Fungal Outbreak Affects Over 90 Workers At Michigan Paper Mill
Authored by Jane Ngyuen via The Epoch Times (emphasis ours),
Nineteen confirmed cases of blastomycosis, a type of fungal infection, have been linked with a northern Michigan paper mill, with a further 74 people believed to be probable cases, according to local health authorities.
Public health officials said on April 7 that both confirmed and probable cases are workers at Escanaba Billerud Paper Mill infected with Blastomycosis after showing symptoms. A probable case is a person with symptoms with a positive antigen or antibody test.
Blastomycosis is an infection caused by a fungus called blastomyces that live in soil and decaying wood.
Earlier on Feb. 28, the Public Health Delta and Menominee Counties (PHDM) was first alerted of several atypical pneumonia infections in individuals employed at the mill.
On March 3, the mill learned of the infections from the PHDM.
The exact source of the fungus has not yet been found. However, it is believed that it arrived on damp and rotten wood at the mill.
“Although the source of the infection has not been established, we continue to take this matter very seriously and are following recommendations from health and government officials and implementing numerous, proactive steps to protect the health and safety of our employees, contractors, and visitors,” Brian Peterson, the mill’s vice president of operations, said in a statement.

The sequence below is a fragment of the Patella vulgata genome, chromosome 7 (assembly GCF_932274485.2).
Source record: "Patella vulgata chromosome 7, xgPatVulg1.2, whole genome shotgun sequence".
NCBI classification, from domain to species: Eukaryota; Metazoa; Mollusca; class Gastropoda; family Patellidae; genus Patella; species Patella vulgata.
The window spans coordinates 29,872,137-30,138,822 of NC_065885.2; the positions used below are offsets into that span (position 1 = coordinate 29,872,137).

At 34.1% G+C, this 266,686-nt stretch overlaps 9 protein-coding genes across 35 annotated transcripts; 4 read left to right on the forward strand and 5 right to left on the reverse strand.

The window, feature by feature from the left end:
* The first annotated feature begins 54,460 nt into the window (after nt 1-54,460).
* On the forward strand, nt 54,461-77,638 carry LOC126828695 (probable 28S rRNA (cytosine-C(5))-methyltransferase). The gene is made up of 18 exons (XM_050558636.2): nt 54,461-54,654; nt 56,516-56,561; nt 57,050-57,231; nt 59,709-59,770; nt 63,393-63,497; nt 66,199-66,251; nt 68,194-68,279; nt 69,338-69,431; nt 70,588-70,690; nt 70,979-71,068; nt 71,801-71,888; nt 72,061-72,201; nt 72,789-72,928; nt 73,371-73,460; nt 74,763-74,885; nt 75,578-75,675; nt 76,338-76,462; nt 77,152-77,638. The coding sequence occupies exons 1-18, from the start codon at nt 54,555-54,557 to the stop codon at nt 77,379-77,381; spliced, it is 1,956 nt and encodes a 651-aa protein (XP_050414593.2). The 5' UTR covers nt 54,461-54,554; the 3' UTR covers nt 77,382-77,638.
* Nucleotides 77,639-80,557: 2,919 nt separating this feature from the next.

An investigation into an outbreak of blastomycosis is ongoing and includes health and safety officials at the local, state, and federal levels.
Experts said that an outbreak that affects a large number of people is highly unusual as the fungal disease is not usually transmitted from person to person.
Workers at the mill are now being asked to wear company-provided N95 masks. Deep cleaning of ventilation systems in the plant is underway, as advised by health officials, to avoid disease spreading.
Billerud AB, an American subsidiary of the Swedish pulp and paper manufacturer, operates the mill.
According to the U.S. Centers for Disease Control and Prevention (CDC), the Blastomyces fungus lives in moist soil and decomposing matter.
People can get blastomycosis after breathing in fungal spores from the air, which can infect the lungs.
Most people who breathe in the spores don’t get sick, but some might experience the following symptoms: cough, fever, chest pain, difficulty breathing, night sweats, fatigue, weight loss, muscle aches, and joint pain.
In severe cases, the fungus spreads from the lungs to other organs, including the muscles, bones, and brain. It can take anywhere from three weeks to three months for symptoms to appear after exposure to the fungus, the CDC says.
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Sat, 04/15/2023 – 14:30